Memorandum by the Assistant Secretary of State (Berle)68

Re: Draft British Agreement for Financial Assistance to China

I concur with Dr. Hornbeck’s opinion.69 We decided at the time of the five hundred million dollar loan to China that we would not enter into a joint arrangement with the British for financing China, in view of the difference in Chinese attitude towards Britain and towards ourselves. It would follow that there is now no reason for entering deeply into the terms which the British wish to impose on the Chinese in respect of the assistance Britain is herself willing to grant.

It is perfectly true that the British financial position is not the same as our own, and that from their own point of view they are probably warranted in imposing conditions which we should feel unnecessary, or perhaps even unwise. It is also true that sterling probably has less immediate advantages to the Chinese at this time.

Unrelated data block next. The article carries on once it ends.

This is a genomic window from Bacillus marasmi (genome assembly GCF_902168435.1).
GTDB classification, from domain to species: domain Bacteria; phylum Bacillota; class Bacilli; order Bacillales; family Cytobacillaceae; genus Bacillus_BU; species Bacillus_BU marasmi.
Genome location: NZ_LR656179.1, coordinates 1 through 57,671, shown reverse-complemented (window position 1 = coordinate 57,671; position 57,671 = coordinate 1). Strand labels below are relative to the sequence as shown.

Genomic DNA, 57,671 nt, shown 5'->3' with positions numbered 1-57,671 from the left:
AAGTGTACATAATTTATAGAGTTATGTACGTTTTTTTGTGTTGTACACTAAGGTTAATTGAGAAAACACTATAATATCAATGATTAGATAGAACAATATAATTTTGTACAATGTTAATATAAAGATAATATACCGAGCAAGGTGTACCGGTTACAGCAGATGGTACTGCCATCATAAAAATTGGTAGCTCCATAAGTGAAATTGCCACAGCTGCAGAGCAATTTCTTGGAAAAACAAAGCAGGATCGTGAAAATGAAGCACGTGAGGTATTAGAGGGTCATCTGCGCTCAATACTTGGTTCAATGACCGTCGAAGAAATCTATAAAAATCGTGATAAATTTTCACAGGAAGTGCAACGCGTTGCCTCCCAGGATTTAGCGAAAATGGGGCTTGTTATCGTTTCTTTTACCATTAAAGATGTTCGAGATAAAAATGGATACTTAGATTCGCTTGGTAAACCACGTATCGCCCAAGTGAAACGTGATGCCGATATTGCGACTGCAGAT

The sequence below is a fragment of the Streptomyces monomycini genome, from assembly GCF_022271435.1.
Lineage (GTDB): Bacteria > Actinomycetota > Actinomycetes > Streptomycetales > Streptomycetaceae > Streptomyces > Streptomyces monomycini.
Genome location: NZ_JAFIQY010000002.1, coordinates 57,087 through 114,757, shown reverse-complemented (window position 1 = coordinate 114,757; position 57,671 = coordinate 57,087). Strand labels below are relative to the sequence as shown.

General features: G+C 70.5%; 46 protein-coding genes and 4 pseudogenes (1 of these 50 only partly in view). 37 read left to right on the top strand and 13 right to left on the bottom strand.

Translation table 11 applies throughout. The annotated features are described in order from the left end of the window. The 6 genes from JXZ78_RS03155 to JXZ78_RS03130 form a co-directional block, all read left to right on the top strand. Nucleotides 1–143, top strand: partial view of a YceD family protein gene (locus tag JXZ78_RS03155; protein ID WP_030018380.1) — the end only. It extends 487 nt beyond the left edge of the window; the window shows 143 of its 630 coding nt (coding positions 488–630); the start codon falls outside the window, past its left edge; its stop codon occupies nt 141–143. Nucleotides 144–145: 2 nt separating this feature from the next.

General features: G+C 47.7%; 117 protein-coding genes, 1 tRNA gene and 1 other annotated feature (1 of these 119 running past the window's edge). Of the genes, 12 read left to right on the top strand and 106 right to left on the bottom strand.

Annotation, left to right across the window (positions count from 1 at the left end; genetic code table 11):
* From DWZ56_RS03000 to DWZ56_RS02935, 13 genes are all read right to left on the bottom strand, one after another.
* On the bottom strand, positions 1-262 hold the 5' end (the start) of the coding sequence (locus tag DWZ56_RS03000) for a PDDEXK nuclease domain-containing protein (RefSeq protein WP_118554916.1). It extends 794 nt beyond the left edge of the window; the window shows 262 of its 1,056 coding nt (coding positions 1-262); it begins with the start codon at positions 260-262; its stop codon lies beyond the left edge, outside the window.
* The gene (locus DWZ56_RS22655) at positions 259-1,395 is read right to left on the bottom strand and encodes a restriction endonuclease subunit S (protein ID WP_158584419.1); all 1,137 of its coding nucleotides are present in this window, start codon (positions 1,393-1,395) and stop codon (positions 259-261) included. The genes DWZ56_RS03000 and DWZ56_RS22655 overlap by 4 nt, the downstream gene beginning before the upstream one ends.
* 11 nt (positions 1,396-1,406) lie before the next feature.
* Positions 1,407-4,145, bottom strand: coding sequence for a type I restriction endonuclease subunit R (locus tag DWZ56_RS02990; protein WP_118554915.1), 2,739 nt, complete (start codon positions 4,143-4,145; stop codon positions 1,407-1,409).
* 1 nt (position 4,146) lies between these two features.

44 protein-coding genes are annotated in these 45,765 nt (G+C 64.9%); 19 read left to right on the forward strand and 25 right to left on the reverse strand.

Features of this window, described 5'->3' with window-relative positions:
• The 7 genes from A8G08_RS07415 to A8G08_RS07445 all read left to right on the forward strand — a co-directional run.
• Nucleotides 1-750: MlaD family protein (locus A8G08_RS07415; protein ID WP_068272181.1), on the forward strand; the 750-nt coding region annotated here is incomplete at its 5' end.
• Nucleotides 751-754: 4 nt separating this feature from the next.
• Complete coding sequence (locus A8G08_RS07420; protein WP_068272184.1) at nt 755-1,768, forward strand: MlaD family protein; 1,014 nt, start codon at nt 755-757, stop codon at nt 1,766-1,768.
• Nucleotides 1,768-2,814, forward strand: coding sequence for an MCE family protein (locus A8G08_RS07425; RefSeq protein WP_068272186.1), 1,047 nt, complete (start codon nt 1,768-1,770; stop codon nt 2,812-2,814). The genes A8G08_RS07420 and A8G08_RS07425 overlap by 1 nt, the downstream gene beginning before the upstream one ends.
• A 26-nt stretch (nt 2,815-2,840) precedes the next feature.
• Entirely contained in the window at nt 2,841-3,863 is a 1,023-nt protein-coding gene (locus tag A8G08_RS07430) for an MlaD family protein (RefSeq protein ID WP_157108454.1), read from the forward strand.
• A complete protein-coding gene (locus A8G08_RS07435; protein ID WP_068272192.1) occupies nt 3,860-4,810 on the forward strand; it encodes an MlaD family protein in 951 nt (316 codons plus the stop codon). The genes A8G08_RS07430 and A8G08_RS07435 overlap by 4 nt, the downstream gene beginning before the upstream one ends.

It would follow that Dr. Hornbeck’s suggestion, namely, that we do not enter too deeply into the matter except to bring to the attention [Page 523]of the British the feelings of the Chinese, is probably the best policy.

I believe the copies of the relevant documents should be forwarded to the Treasury for their information. If the position outlined is taken, I should not expect that there will be any reason for the Treasury to intervene in the matter. They may, however, wish to express a view to us.

A[dolf] A. B[erle], Jr.
  1. Noted by the Secretary of State.
  2. See footnote 67, above.